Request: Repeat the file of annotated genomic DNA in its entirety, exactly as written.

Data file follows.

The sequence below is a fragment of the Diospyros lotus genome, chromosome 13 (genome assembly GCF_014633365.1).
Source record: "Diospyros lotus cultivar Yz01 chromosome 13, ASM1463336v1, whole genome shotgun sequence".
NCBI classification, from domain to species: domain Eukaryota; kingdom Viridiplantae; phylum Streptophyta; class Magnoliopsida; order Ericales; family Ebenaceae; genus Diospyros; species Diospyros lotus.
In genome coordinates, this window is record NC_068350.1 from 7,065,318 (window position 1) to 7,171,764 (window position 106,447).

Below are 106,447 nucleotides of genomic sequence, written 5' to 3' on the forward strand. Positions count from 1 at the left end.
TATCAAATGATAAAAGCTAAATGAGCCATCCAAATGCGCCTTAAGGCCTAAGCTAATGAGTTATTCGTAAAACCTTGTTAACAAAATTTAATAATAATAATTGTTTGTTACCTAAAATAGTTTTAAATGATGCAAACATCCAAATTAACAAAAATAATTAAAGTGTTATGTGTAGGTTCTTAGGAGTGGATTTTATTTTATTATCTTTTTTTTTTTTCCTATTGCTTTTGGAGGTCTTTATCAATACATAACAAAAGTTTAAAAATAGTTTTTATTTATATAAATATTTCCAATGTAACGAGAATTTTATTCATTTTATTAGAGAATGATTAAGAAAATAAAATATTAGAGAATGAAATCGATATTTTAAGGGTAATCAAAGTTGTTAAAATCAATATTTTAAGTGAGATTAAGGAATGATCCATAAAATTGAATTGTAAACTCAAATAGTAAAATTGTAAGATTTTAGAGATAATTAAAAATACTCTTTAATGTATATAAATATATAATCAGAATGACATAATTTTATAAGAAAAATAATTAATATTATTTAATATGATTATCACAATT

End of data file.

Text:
The sequence below is a fragment of the Diospyros lotus genome, chromosome 13 (genome assembly GCF_014633365.1).
Source record: "Diospyros lotus cultivar Yz01 chromosome 13, ASM1463336v1, whole genome shotgun sequence".
NCBI classification, from domain to species: domain Eukaryota; kingdom Viridiplantae; phylum Streptophyta; class Magnoliopsida; order Ericales; family Ebenaceae; genus Diospyros; species Diospyros lotus.
In genome coordinates, this window is record NC_068350.1 from 7,065,318 (window position 1) to 7,171,764 (window position 106,447).

Below are 106,447 nucleotides of genomic sequence, written 5' to 3' on the forward strand. Positions count from 1 at the left end.
TATCAAATGATAAAAGCTAAATGAGCCATCCAAATGCGCCTTAAGGCCTAAGCTAATGAGTTATTCGTAAAACCTTGTTAACAAAATTTAATAATAATAATTGTTTGTTACCTAAAATAGTTTTAAATGATGCAAACATCCAAATTAACAAAAATAATTAAAGTGTTATGTGTAGGTTCTTAGGAGTGGATTTTATTTTATTATCTTTTTTTTTTTTCCTATTGCTTTTGGAGGTCTTTATCAATACATAACAAAAGTTTAAAAATAGTTTTTATTTATATAAATATTTCCAATGTAACGAGAATTTTATTCATTTTATTAGAGAATGATTAAGAAAATAAAATATTAGAGAATGAAATCGATATTTTAAGGGTAATCAAAGTTGTTAAAATCAATATTTTAAGTGAGATTAAGGAATGATCCATAAAATTGAATTGTAAACTCAAATAGTAAAATTGTAAGATTTTAGAGATAATTAAAAATACTCTTTAATGTATATAAATATATAATCAGAATGACATAATTTTATAAGAAAAATAATTAATATTATTTAATATGATTATCACAATT